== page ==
The present study demonstrates that SSD listeners without severe high-frequency hearing loss in their hearing ear can localize BB noises in the horizontal plane. Our data indicate that the amount of high-frequency hearing loss greatly influences the directional hearing abilities of SSD listeners (Figure 5). Colburn (1982) postulated that the etiology of subjects with unilateral total deafness (e.g., congenital vs. acquired), may be irrelevant for their localization abilities. In support of this idea, our data indicate that the variability in localization performance of SSD listeners can to a large extent be attributed to high-frequency hearing loss, and not to the onset of unilateral deafness (congenital vs. acquired). However, good high-frequency hearing (8 kHz thresholds <40 dB HL) does not always ensure good sound localization abilities. Even in the group of SSD listeners with 8 kHz thresholds below 40 dB HL almost half of the subjects demonstrate poor sound localization. This variation in sound localization performance can be related to several factors. Recently, Andéol et al. (2013) and Majdak et al. (2014) demonstrated that in listeners with normal hearing, non-acoustic factors like the perceptual ability to discriminate spectral shapes had a larger impact on the sound localization performance in elevation than cues provided by the listener-specific pinna-induced spectral-shape cues. These non-acoustic factors might also play a role in the azimuthal localization abilities of SSD listeners.

Pinna-Induced Spectral-Shape Cues

Some listeners with SSD were able to use the spectral-pinna cues of their hearing ear for localization in azimuth. When the possibility to use spectral cues was disrupted by filling the pinna of their hearing ear with a mold, azimuthal localization deteriorated (Figure 4B). The spectral cues are specific for an individual listener and appear above about 4 kHz (Batteau, 1967; Middlebrooks and Green, 1991). BB noises can be localized in the vertical plane, because the brain can dissociate the elevation dependent pinna-induced spectral shape cues. Apparently, azimuth dependent changes in the spectral cues are used when the auditory system is deprived from binaural cues. Recently Otte et al. (2013) demonstrated that the pinna-induced spectral shape cues are changing during life because the ears keep growing, and that listeners adapt to this changing cues. A limitation of the present study is that we did not measure the spectral cues in terms of head-related transfer functions (HRTFs) or non-acoustic factors like the perceptual ability to discriminate spectral shapes (Andéol et al., 2013; Majdak et al., 2014) of the SSD listeners.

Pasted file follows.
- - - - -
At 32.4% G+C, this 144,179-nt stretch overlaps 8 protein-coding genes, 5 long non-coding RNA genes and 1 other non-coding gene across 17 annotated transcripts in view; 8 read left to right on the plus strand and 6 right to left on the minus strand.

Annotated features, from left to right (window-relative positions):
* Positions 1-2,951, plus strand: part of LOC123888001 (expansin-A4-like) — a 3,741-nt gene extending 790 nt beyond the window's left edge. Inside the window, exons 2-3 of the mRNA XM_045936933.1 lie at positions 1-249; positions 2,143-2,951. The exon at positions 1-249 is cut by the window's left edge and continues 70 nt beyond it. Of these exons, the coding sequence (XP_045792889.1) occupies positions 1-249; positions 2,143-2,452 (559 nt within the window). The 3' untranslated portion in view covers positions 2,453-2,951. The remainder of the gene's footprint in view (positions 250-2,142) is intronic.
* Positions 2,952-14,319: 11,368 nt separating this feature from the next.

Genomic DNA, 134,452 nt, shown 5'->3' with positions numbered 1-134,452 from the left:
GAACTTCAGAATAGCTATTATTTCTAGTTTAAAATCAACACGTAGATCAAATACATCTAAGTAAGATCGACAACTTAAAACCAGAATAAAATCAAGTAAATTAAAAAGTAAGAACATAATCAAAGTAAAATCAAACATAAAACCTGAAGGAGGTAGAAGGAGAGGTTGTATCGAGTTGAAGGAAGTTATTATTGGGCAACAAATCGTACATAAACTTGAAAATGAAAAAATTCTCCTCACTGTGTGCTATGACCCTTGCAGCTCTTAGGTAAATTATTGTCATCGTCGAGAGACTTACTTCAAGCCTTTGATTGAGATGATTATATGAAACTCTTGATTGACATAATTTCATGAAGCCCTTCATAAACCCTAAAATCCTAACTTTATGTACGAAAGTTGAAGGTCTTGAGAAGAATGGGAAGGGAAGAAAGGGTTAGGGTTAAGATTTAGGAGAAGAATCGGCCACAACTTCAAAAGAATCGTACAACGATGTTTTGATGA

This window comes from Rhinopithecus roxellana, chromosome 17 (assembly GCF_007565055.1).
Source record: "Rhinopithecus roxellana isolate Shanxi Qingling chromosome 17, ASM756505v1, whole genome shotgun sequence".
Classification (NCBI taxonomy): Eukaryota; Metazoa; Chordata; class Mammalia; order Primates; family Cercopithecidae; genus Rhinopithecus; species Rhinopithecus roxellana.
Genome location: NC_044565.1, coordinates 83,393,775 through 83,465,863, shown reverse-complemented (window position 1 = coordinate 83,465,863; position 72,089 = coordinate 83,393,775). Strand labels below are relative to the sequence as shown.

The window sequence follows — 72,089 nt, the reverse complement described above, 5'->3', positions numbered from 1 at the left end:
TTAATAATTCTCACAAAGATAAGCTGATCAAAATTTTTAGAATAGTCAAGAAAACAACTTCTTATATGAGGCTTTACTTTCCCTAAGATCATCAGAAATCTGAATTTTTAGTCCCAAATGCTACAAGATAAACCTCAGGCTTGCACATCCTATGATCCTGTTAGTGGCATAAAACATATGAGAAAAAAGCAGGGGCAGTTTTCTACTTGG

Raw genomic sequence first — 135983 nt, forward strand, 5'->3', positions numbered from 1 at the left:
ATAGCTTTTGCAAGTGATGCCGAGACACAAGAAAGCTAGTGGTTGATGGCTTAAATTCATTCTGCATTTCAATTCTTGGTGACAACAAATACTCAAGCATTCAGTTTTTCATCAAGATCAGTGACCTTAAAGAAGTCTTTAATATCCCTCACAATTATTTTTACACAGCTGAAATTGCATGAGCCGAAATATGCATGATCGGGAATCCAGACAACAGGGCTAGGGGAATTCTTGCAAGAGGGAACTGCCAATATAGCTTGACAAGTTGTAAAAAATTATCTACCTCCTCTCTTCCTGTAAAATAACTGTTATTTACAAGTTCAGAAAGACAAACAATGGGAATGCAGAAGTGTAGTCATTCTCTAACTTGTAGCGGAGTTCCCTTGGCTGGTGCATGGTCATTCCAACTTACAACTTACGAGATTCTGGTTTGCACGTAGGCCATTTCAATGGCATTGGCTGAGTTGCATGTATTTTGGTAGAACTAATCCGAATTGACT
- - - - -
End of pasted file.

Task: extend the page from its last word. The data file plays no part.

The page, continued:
Increasing Number of Treatment Options for SSD

Studies have shown that children with SSD demonstrate worse language scores compared to their normal-hearing peers, and that they are at risk for learning problems in school (Lieu, 2013). There is increasing evidence that adults with SSD experience problems in social settings because of their disability in binaural processing (Wie et al., 2010).

The criteria for treatment of SSD are expanding, and more treatment options become available. One treatment option is to provide a contralateral routing of sound (CROS) device. These devices transmit sounds presented at the deaf side to the hearing ear. Currently, the two most commonly applied CROS interventions are the wireless conventional CROS hearing aid, and the percutaneous bone-conduction hearing device (Bosman et al., 2003). Although listeners with SSD have only a single functioning cochlea, and therefore bone-conduction would not restore binaural hearing, the bone-conduction device is offered more often as an option for rehabilitation (Spitzer et al., 2002; Hol et al., 2004; Newman et al., 2008; Grantham et al., 2012; Nicolas et al., 2012; Battista et al., 2013).

In several countries cochlear implantation has become a treatment option (Arndt et al., 2011; Kamal et al., 2012; Arnoldner and Lin, 2013), and it is even proposed to implant children with congenital SSD already at a young age (Tzifa and Hanvey, 2013). Potentially, this option can lead to binaural hearing.